Coal piles up at the Port of Rizhao, East China’s Shandong Province on November 28, 2021. China has been ramping up the production and transportation of coal, along with oil and gas as well as renewables, to cope with the winter peak season for electricity. China State Railway Group Co transported 118 million tons of thermal coal from November 1 to 26, up 34.6 percent year-on-year. Photo: VCG
China’s coal supply will see a limited impact following the one-month export ban by Indonesia – China’s largest import source of thermal coal, experts said, citing the small volume of imports compared with domestic output and the country’s already expanded and stable coal production now.
The Indonesian government on Saturday banned coal exports in January, citing worries that insufficient supply at domestic power plants could result in widespread blackouts.
Indonesia has a so-called Domestic Market Obligation policy whereby coal miners must supply 25 percent of their annual production to state utility Perusahaan Listrik Negara at a maximum price of $70 per ton, well below the current global market prices, Reuters reported.
The temporary ban is likely to push up coal prices and send shockwaves through global markets in the short term since the Southeast Asian country is the world’s biggest exporter of coal used in electricity generation, said Lin Boqiang, director of the China Center for Energy Economics Research at Xiamen University.
Its impact on China’s coal supply, which is heavily reliant on domestic output since imports only account for about 10 percent, will be limited and controllable, Lin told the Global Times.
Since the second half of 2021, the Chinese government has taken intensive measures to ramp up coal supply, with production capacity expanded and overall inventories becoming sufficient. Now, fluctuations in coal imports will not have a major impact on domestic coal supply, he added.
A source with the China Coal Transportation and Marketing Association told the Global Times on Monday that the coal supply crisis that emerged in China late last year won’t occur again because of the Indonesian decision.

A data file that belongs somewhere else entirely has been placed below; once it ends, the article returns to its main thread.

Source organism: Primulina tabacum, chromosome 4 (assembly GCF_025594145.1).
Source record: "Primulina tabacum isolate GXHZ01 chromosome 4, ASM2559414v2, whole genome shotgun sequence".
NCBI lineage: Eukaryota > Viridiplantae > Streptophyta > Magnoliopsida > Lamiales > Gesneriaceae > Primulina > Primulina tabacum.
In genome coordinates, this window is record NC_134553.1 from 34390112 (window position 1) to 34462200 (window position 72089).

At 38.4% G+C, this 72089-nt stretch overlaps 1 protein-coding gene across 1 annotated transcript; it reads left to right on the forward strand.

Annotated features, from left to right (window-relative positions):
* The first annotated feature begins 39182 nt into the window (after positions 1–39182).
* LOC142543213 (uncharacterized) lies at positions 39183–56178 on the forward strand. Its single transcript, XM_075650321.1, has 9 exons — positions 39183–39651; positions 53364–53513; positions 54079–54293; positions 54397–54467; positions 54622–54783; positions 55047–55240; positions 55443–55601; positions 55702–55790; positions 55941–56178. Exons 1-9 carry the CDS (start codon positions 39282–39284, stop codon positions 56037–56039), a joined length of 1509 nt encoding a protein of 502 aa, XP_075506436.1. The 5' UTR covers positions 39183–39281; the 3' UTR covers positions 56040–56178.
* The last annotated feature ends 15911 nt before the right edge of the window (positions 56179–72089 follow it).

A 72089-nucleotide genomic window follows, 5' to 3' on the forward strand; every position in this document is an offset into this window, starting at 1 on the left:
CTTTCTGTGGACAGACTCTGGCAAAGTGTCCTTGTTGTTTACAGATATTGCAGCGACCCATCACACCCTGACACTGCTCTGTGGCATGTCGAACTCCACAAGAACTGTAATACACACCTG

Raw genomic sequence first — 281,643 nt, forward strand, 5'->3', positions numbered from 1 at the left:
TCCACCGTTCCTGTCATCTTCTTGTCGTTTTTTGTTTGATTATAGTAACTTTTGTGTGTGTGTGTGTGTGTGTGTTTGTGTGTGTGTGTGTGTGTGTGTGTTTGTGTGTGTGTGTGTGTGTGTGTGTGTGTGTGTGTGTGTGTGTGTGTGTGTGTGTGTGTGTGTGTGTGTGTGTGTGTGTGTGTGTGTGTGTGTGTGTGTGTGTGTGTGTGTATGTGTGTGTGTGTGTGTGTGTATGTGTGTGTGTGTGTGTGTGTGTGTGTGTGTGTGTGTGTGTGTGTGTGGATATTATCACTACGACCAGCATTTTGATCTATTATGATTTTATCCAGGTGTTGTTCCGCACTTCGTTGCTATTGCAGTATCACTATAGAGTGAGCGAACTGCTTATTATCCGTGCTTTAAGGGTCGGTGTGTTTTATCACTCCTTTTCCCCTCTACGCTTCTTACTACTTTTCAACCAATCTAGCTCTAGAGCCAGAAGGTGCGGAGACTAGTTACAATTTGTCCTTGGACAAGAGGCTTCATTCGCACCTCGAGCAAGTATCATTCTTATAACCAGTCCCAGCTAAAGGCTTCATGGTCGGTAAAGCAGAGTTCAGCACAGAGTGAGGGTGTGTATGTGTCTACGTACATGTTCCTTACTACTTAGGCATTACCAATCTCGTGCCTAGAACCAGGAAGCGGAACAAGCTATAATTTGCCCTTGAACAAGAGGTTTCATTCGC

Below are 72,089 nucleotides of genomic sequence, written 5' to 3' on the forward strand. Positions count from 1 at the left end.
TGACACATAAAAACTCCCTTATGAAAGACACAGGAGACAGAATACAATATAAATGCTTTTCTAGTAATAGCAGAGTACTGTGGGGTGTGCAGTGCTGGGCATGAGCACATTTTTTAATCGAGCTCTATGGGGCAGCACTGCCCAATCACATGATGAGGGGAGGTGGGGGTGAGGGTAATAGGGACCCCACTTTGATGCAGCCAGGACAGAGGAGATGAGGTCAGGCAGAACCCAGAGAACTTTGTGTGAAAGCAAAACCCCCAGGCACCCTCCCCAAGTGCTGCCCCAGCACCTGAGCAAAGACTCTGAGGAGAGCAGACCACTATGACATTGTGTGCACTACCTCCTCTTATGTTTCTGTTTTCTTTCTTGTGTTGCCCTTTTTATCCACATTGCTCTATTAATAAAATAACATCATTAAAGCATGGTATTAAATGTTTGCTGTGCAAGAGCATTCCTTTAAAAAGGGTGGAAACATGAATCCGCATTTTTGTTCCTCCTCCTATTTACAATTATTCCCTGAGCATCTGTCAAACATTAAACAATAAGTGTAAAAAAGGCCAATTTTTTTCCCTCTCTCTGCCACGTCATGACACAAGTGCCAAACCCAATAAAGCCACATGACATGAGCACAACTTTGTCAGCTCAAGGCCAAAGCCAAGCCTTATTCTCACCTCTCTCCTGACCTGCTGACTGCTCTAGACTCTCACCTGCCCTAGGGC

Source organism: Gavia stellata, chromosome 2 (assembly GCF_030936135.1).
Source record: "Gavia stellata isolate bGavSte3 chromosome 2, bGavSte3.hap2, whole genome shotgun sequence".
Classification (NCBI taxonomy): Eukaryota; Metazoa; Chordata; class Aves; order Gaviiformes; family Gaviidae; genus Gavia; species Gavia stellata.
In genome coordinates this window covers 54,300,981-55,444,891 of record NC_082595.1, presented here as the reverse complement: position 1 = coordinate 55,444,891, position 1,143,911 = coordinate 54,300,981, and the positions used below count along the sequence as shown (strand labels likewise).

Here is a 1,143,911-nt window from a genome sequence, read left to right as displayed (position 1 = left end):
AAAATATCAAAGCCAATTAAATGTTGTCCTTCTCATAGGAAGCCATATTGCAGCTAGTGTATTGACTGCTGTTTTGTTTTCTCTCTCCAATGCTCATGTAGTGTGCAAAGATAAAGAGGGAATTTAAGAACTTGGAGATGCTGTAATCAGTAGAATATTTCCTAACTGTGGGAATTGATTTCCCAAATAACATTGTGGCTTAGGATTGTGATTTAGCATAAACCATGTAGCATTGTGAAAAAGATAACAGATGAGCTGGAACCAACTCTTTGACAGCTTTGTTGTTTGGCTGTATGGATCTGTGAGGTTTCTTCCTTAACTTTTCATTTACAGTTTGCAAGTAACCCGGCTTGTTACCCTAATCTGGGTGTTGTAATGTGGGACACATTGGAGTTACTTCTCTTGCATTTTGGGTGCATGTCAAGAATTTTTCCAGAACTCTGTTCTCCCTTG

“The decision came so suddenly… they did not solicit opinions in advance. It might have some impact on China’s coastal provinces where inventories are relatively not that high,” the source said.
“As far as I know, Indonesian coal companies are reaching their government on the matter of the export ban because it affects their interests,” he noted, adding that the association will hold a video conference with Indonesian companies to discuss the scope and scale of the impact.
The Indonesian Coal Mining Association called on the government to revoke the ban, saying in a statement it was “taken hastily without being discussed with business players,” according to the Reuters report.
Data from China’s General Administration of Customs showed that China imported 290 million tons of coal from January to November last year, and Indonesia supplied about 61 percent of it.
According to Zhang Jinming, a coal analyst with Guosheng Securities, the shortage created by Indonesia’s export ban will reduce China’s supply of thermal coal by 5.3 percent.
Considering that Australian coal is still restricted and imports from other countries like Russia are limited, it will be difficult for other countries to make up for the gap in the short term, said Zhang.
A senior industry insider, who asked not to be named, told the Global Times on Monday that “there is no turning point for Australian coal imports just because of the temporary Indonesian ban since our position on Australia is consistent.”
China has been ramping up coal imports from Russia in recent months, replacing Australia, once China’s largest source of imported coal.
Between 2019 and 2021, China’s coal imports from Australia fell to zero, according to a report released by the Australia-China Relations Institute of the University of Technology Sydney in December.